(Twelfth of a series – 1st of 2 parts)
“…If life is like driving on the freeway, it is supposedly a time when you begin to downshift your gears, getting off thefast lane as you move to the middle lane and gradually sidle to the farthest right lane to find your exit…”
WHAT’S your game plan when you retire?
The timing can be one of 3 ways: you yourself planned when it will happen; the government said it’s time you did; or circumstances beyond your control, like the onset of illness, finally put you out to pasture.
Or are you one of those who have decided to keep on going and going simply doing what you do best beating the bushes, like the energizer bunny? There is tremendous life force in you that needs to be spent. You ignore your age and trust your instincts. You are powered by nothing but chutzpah and prayer, knowing deep down that you will simply wake up one day and decide this is as far as it goes. Enough is enough.
Typically around your early sixties, retirement, as a stage of life, looms large staring at you in the face. If life is like driving on the freeway, it is supposedly a time when you begin to downshift your gears, getting off the fast lane as you move to the middle lane and gradually sidle to the farthest right lane to find your exit.
You head home to the gentle comforts of home sweet home knowing you never have to get up so early starting tomorrow to do the same darn thing you’ve been doing for decades.
Freedom at last!!! Breaking the shackles of the workaday world feels wonderful. There is now time to do the things that you have always wanted to do and maybe flesh out those dreams that have been percolating quietly in the back burner. Now you have the time, adequate resources and, most importantly, the blessing of all blessings, you are still in the pink of health.
Thank God, hallelujah!!! You have run the course with time left over to savor being alive.
You feel like doing cartwheels —that is—if your osteoporotic bones and stiff limbs will let you. Meh… Probably NOT!
Ideally, you are ready for this stage of life. That is —if you have dotted your i’s and cross your t’s— as you render a full plate of life experiences, good and bad, while trying to balance home life and work life for many years…
Of course, you can always go into denial and think and act young but your contrarian body will probably beg to differ at times yanking you back to face the reality of having logged a lot of miles on your one and only body.
Suddenly you have to deal with aches and pains in places you never thought existed. It doesn’t help that your doctor reads gobbledygook sets of numbers about your blood sugar levels, cholesterol levels, creatinin levels, blood pressure readings, A1C number, kidney and liver health and so forth.
Your medical provider wants to submit you to mammogram and colonoscopy and all types of tests to find out if you are still of sound mind and sound body, purportedly so you can enjoy the rest of your remaining years. It’s something borrowed from the automotive industry: 100 K check, 200 K check to see if all your parts are still in working order and which parts need replacement.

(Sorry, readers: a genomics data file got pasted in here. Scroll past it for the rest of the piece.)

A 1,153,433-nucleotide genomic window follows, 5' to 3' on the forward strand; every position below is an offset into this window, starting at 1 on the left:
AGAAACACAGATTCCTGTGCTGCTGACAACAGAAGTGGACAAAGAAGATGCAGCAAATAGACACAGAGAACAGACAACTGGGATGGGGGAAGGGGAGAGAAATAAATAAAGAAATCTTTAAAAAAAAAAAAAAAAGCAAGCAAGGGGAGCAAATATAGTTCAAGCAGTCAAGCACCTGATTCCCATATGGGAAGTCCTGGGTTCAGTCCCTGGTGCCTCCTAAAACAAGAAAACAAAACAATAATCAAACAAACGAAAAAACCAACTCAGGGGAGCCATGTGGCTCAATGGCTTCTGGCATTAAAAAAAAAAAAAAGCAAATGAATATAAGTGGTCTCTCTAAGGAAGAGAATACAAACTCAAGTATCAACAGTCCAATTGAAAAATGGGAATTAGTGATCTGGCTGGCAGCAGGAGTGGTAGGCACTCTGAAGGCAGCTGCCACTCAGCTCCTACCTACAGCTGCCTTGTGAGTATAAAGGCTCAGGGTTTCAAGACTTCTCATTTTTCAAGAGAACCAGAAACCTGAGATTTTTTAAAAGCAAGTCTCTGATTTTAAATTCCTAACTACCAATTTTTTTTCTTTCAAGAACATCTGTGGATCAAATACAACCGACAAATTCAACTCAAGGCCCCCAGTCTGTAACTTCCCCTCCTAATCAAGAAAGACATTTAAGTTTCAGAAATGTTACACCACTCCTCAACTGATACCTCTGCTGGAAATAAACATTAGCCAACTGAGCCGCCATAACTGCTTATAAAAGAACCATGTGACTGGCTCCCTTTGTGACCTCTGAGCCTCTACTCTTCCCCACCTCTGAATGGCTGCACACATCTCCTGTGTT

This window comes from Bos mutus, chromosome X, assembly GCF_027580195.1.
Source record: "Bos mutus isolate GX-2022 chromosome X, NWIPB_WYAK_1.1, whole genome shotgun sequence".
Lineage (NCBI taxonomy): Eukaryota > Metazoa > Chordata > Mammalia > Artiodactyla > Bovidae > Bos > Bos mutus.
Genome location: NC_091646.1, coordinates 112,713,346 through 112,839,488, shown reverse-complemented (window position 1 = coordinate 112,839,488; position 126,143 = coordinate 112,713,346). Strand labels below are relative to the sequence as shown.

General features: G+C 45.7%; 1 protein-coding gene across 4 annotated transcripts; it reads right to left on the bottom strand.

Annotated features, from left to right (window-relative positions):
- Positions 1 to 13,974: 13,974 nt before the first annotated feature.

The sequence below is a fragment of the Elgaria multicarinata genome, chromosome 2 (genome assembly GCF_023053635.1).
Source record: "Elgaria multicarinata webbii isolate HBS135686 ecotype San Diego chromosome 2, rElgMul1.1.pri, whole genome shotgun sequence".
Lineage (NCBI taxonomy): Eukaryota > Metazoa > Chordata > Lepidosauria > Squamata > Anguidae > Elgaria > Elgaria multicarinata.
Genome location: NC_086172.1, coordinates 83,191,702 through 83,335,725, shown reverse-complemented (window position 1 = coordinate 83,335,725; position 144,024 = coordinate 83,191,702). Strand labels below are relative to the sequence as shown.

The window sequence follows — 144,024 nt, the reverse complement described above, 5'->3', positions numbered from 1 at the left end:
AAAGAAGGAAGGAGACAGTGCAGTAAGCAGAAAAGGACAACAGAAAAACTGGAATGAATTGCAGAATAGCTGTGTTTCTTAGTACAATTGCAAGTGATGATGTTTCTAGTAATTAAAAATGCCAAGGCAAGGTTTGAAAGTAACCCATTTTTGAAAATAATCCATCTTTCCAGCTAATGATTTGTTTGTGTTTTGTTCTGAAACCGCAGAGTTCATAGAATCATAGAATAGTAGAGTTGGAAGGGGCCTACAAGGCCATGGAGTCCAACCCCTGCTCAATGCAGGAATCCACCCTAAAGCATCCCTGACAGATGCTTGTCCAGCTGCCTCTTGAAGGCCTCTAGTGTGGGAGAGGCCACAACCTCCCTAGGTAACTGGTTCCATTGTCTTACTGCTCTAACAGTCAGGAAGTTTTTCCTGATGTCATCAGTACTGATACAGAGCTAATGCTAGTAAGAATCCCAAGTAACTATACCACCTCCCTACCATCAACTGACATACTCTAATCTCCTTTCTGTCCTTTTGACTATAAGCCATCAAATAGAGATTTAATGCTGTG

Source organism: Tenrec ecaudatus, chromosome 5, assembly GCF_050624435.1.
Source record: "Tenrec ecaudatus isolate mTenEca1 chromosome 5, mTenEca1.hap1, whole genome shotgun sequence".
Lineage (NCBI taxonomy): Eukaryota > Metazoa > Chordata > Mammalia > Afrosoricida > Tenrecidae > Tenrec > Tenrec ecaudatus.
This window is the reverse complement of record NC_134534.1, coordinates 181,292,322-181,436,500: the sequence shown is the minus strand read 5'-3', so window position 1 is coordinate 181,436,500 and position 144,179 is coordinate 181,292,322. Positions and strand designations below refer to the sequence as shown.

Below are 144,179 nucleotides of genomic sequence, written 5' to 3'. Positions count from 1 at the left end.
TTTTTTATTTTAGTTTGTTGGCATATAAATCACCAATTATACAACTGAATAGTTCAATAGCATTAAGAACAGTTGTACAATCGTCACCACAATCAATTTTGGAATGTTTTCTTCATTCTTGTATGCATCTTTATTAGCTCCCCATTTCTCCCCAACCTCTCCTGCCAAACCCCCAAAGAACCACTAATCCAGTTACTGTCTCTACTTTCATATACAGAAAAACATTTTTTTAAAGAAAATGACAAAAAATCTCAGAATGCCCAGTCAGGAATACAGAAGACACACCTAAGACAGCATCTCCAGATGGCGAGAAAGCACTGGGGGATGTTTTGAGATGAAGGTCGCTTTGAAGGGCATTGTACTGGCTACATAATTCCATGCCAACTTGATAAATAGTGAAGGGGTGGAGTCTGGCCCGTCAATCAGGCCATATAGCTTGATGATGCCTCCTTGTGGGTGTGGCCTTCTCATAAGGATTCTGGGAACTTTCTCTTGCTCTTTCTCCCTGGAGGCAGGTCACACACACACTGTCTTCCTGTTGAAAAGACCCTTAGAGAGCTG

Okay, admittedly, these are not gobbledygook numbers but they indicate that this time around, you have no excuse to ignore the warning signs of your mortality. All it says is: SHAPE UP OR SHIP OUT. OR ELSE you can go to the wide blue yonder flat on your back sooner rather than later. SIGH…
But there is a serious reason why you hem and haw to put off all these gamut of tests. What if they find something? Oy vey! You’ve run the full course of life only to deal with another daunting challenge. Also, you ascribe to the belief that what you don’t know won’t hurt you. Or so it seems.
I have heard of sad stories of people, who after just a few years of retirement, are diagnosed with aggressive stage 4 cancer or some form of serious illness and are left to deal with a very short lease on what is left of life. Of course, these stories are purely anecdotal and isolated but they do happen.
You feel older and if you culled out the nuggets of wisdom from yours and other’s experiences, you’ve become even a little wiser perhaps. You have listened half-heartedly to those financial planners and even those persistent advance funeral planners who have been bugging you about the benefits of being prepared for the inevitable.
You have taken pains to sock away a smidgen of moolah for a long time in your 401K or saved a few bucks by yourself and by your estimates (and provided you are sensible with a tight fixed income), you will remain fiscally viable, without having to rely on a government dole-out, even if the unthinkable happens. You plan to exit this world with your dignity intact.
You hope that a smattering of beautiful memories, yours as well as of those you leave behind, are indelibly marked in a few hearts and minds for a generation or two — strong enough to move them to bring you flowers on your gravesite long after you’re gone. If your life were to be compressed to a 60-second video, you hope that the awful parts were edited out and landed on the cutting room floor permanently deleted. The saddest thing about a life is to be forgotten as though you never lived.
To be continued next week…
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Nota Bene: Monette Adeva Maglaya is SVP of Asian Journal Publications, Inc. To send comments, e-mail firstname.lastname@example.org